Calhoun’s Can(n)ons, The Bay News, Tolosa Press, SLO, for February 29, 2008
Novus Rufus Ursus Horribilis Splendidus
For a while there I thought poor beleaguered Los Osos was in for better days. The magnificent Paula Zima “Bridge Bears,” those gorgeous guardians of the gateways both north and south, came in for a refurbishing. Volunteers had power-washed the statues and soon, there they were, gleaming with a golden finish that made me think our little town might be in for some happy days living as a blond.
No such luck, though, as I soon got an email saying that the golden coat was but an undercoat and soon the lovely ladies would be returned to their dour grizzly umber once again. Dang! I thought. Back to life as a brunette. Poor Los Osos. We never get a break, Boo-Hoo.
But then I got another note that proved to be more accurate: Our ladies had come out from under their beauty treatment as . . . Redheads! Yes, peeking through the blond and umber coatings I could definitely see the coppery gleam of red. Which immediately raised two thoughts: Neil Ferrell, editor of the Bay News, has long referred to Los Osos as the County’s “red-haired step-child,” as in, ignored, denied, abused, laughed at, forgotten – the sort of town sent to their room and given cold gruel to eat while having the likes of Roger Briggs and the entire Regional Water Quality Control Board inflicted on them year after year. If our Bridge Bears were now showing glimpses of the true state of the community as abandoned red-haired orphan, well that was certainly appropriate for our beautiful bears are indeed a powerful, magical representative of our community, for better or for worse.
But then I thought, Hold on, redheads are more than abandoned step-children relegated to the attic. Redheads have traditionally been something else indeed. Feisty, full of life, unpredictable, bodacious, fierce, which is also a powerful representation of our community, too. So maybe our carefree blond days only lasted a few weeks. It was an underpainted fling, a diversion. And thoughts of being a brunette wearing glasses and meekly taking orders was simply not fitting. But a redhead? Maybe now the symbolic soul of this community finally has an appropriate color to match its sanguine heart.
In 1996, I wrote a column noting the work done after vandals had disgraced their souls by smashing off one bear’s nose. The bear had been removed for repair and was now returning:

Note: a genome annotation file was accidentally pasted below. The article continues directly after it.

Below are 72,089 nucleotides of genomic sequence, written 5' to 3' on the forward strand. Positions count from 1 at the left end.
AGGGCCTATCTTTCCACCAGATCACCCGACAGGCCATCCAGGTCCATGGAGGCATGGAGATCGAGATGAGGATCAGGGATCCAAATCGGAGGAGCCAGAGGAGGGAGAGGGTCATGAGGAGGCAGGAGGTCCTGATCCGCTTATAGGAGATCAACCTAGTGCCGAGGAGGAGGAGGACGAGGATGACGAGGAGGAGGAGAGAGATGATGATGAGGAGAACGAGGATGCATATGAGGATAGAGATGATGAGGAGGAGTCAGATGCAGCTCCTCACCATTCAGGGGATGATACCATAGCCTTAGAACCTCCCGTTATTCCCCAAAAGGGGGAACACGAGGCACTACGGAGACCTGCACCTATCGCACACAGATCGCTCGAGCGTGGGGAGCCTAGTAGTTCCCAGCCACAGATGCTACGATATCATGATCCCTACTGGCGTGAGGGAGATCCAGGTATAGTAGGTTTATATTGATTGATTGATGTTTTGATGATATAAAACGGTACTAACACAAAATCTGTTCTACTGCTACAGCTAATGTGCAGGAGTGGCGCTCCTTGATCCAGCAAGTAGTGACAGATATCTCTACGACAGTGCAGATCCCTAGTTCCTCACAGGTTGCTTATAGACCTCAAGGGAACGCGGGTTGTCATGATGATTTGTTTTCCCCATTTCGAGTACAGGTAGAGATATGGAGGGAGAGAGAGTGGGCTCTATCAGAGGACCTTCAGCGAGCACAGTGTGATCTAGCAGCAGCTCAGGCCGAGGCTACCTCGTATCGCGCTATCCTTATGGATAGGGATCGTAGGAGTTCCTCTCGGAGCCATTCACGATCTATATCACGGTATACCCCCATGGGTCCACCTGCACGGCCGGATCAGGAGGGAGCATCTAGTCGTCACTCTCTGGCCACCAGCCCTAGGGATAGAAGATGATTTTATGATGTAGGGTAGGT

“Up the street, the skilled members of the Plaster and Cement Mason’s Local 600, who had donated their time and expertise to recast the Los Osos Bridge Bear, arrived with the new bear atop a flat bed truck. Meanwhile, Mike Tutt, of Tutt Tree and Crane Service, who once again had donated his time and equipment, was waiting. Soon, the great crane ponderously hoisted the giant cement bear onto its pedestal.
“After the original bear was attacked by vandals last year, the Los Osos community rose as one to donate time and money to replace that much-loved creature. During the past months, the pedestal has sat forlorn and empty, a sad reminder that the urge to destroy is always a powerful and ever present force in our daily lives.
“A few weeks ago, a new force appeared – a handful of stuffed bears had been anonymously placed on that empty base, plush babies calling out for their giant Mama who was now floating down from the sky to settle with a soft bump.
“After the crane and crowds had left, a white car pulled up and a woman emerged bearing a huge vase of just-cut garden flowers. She placed the bouquet at the foot of the bear then left as abruptly as she had come. At artist Paula Zima’s suggestion, all the stuffed bears were returned to join the blooms in a colorful welcome home gathering.”
A long-ago flight on a crane over the marsh, then welcome home blooms, and now a quick shampoo and a new tint; Makes a girl feel positively giddy and ready to face whatever the world wishes to throw her way. But this time, she’ll be doing it dressed with just a hint of red. Be warned.